The World Below by Susan Bartholomew (book review)

November 18, 2015 | By | Reply More

There is no copyright on titles. This can make it very confusing for a reader who may only have that to go on. For older readers in the Science Fiction/fantasy field, ‘The World Below’ will evoke memories of the S. Fowler Wright novel from 1929. This book is a far more recent tale with the same name.


There are many authors who have ventured into either a world under the Earth, such as Jules Verne in ‘Journey To The Centre Of The Earth’ or taken the main characters into a world of demons as Justina Robson did in ‘Selling Out’, the second of her ‘Quantum Gravity’ quintet. Each one has a different take on it but, although underground doesn’t necessarily mean demons, in most cultures demons are to be found beneath the surface. Getting there can mean passing through gates or crossing dimensions, especially when the demon world has a geography roughly coinciding with ours.

In Susan Bartholomew’s first novel, ‘The Lake Of Destiny’, we were introduced to Laura, a young woman with a taste for adventure but who had been raised by nuns, and Ciaran, a youthful sorcerer. This is a world with many of the trappings of Medieval England but with a fantasy glamour. ‘The World Below’ is set at least six years after the first novel. Laura and Ciaran are married and have a five year-old daughter, Hilda. They live in a cottage which cannot be too far from Oxford as Ciaran teaches there. The king is Henry (which one isn’t stated) and Laura is his agent. She is suddenly ordered to go to Kernow because an army has crossed the border from the Kingdom of Lyonesse and it is led by a demon called Sardok. Laura is to go ahead of the King’s army and dispose of the demon with her magical sword. Ciaran decides to go with her leaving their daughter with their friend, Aidan.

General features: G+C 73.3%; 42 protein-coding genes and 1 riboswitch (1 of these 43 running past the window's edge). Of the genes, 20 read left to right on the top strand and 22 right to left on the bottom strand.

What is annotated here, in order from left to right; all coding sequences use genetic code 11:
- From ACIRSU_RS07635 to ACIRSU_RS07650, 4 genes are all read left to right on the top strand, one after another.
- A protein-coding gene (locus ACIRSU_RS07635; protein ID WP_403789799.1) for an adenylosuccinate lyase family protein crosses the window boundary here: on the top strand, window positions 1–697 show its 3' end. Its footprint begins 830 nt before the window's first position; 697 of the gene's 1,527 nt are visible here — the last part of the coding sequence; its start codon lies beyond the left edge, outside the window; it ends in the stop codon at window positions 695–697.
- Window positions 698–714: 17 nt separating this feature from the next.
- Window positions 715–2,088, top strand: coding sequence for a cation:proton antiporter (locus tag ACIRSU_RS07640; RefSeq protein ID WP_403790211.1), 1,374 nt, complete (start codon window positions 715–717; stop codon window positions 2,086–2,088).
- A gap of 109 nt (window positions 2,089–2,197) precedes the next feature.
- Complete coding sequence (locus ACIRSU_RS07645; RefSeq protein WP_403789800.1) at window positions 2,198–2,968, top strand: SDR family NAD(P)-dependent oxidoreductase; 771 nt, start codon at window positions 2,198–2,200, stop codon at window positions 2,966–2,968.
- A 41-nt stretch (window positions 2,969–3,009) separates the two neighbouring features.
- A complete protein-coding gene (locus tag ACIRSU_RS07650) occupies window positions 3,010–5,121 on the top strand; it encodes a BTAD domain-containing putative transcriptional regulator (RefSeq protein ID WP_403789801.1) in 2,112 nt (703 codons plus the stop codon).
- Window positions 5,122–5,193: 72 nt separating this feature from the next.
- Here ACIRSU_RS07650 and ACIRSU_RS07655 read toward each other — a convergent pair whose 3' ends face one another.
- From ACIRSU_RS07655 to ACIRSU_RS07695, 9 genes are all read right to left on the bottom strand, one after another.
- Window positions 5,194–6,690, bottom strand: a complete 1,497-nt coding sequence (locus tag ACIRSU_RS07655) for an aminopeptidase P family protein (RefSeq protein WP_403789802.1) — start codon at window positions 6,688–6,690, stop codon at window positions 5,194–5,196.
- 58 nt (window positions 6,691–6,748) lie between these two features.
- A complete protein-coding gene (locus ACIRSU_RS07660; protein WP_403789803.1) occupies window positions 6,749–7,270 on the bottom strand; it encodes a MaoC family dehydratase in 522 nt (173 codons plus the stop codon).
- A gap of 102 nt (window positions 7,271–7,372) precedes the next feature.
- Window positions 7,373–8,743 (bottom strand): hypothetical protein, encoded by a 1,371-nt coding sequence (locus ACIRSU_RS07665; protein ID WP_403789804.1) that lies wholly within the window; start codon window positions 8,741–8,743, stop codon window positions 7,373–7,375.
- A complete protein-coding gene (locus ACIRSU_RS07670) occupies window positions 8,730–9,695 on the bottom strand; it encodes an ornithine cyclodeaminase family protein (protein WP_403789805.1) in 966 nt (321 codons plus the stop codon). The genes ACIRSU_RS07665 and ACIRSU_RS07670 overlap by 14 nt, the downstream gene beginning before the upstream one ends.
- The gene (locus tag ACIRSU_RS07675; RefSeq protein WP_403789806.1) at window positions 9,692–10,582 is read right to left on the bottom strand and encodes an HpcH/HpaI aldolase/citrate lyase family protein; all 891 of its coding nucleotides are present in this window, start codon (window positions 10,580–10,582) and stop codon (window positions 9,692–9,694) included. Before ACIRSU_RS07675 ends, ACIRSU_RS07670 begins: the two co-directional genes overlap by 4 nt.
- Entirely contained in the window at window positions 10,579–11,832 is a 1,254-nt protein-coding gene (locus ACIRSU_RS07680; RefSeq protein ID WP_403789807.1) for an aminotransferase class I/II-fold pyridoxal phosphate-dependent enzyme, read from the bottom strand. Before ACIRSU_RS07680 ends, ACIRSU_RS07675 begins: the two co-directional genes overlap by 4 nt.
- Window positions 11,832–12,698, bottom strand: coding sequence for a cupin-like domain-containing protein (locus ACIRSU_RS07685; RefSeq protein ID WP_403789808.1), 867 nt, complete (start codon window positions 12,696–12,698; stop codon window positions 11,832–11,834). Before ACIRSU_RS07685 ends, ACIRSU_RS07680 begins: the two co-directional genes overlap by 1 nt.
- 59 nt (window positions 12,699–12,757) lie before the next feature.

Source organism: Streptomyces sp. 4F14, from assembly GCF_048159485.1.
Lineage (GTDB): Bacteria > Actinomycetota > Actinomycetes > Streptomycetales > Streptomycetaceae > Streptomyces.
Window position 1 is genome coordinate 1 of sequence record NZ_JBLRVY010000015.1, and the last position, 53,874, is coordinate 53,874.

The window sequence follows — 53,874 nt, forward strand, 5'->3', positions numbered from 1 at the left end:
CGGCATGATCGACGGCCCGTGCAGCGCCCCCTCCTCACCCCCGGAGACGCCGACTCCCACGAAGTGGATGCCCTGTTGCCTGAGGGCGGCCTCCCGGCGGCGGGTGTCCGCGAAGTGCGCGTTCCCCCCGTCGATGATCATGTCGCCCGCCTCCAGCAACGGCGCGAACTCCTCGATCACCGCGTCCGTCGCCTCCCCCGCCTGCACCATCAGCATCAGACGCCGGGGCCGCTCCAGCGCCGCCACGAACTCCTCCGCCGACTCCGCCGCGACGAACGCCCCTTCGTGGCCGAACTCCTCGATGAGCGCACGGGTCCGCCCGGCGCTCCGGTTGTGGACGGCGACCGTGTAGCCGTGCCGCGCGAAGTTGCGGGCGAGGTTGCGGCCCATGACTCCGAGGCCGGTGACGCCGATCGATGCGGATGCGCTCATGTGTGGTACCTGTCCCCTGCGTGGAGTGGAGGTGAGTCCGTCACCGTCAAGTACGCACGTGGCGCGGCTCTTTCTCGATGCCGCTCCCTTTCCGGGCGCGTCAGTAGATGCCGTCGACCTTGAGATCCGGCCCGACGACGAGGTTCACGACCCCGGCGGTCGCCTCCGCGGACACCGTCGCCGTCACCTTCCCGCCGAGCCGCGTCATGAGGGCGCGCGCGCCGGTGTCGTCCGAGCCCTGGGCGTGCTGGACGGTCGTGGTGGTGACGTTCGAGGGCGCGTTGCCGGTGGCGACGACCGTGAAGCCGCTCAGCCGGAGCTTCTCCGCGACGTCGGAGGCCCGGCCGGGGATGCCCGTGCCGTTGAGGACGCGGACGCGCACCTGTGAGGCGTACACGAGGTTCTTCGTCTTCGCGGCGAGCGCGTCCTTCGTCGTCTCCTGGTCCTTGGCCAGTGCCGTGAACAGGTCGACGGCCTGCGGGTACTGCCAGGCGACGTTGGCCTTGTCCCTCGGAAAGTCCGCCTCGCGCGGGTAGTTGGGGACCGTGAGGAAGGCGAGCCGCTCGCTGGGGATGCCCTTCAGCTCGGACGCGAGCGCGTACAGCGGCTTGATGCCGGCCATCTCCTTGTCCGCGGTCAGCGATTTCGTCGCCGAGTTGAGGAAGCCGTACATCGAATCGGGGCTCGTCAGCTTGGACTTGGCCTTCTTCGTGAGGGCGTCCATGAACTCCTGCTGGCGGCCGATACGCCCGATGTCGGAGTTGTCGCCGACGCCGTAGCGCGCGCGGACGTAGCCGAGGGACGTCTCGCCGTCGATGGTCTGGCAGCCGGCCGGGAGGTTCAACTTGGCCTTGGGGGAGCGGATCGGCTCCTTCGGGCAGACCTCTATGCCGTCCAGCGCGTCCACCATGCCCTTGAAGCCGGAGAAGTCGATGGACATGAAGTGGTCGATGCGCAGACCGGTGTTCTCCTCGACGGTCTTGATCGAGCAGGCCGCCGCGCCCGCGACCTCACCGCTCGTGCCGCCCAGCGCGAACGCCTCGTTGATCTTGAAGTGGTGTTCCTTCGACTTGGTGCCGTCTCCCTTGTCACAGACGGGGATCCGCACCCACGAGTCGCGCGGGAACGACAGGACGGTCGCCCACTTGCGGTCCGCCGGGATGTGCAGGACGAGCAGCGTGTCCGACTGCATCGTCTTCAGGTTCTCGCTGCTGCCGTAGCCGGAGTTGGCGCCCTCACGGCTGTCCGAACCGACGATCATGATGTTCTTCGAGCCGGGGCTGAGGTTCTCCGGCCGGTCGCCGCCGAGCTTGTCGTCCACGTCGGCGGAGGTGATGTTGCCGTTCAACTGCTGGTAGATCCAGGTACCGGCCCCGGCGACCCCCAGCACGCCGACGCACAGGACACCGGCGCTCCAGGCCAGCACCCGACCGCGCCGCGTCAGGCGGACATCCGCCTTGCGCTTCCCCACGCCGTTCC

They manage to dispose of Sardok relatively quickly but, when they return, they find that Aidan and Hilda have been abducted and carried off to the demon world. To go after them, Laura and Ciaran have to go through Lyonesse but the King’s mage, Oswald, seems intent on stopping them and the demons aren’t too happy with humans invading their territory.

This novel suffers from all the same problems as ‘The Lake Of Destiny’. There are issues with the production itself, it being effectively a bound manuscript rather than a properly typeset book. The style of the writing in ‘The World Below’ is also consistent with that of the first book. Anyone who did enjoy the first novel will find more of the same here.

Pauline Morgan

November 2015

(pub: Algana Publishing, London, 2014. 402 page enlarged paperback. Price: £ 7.99 (UK). ISBN: 978-1-907934-04-9)

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Category: Books, Fantasy, MEDIA

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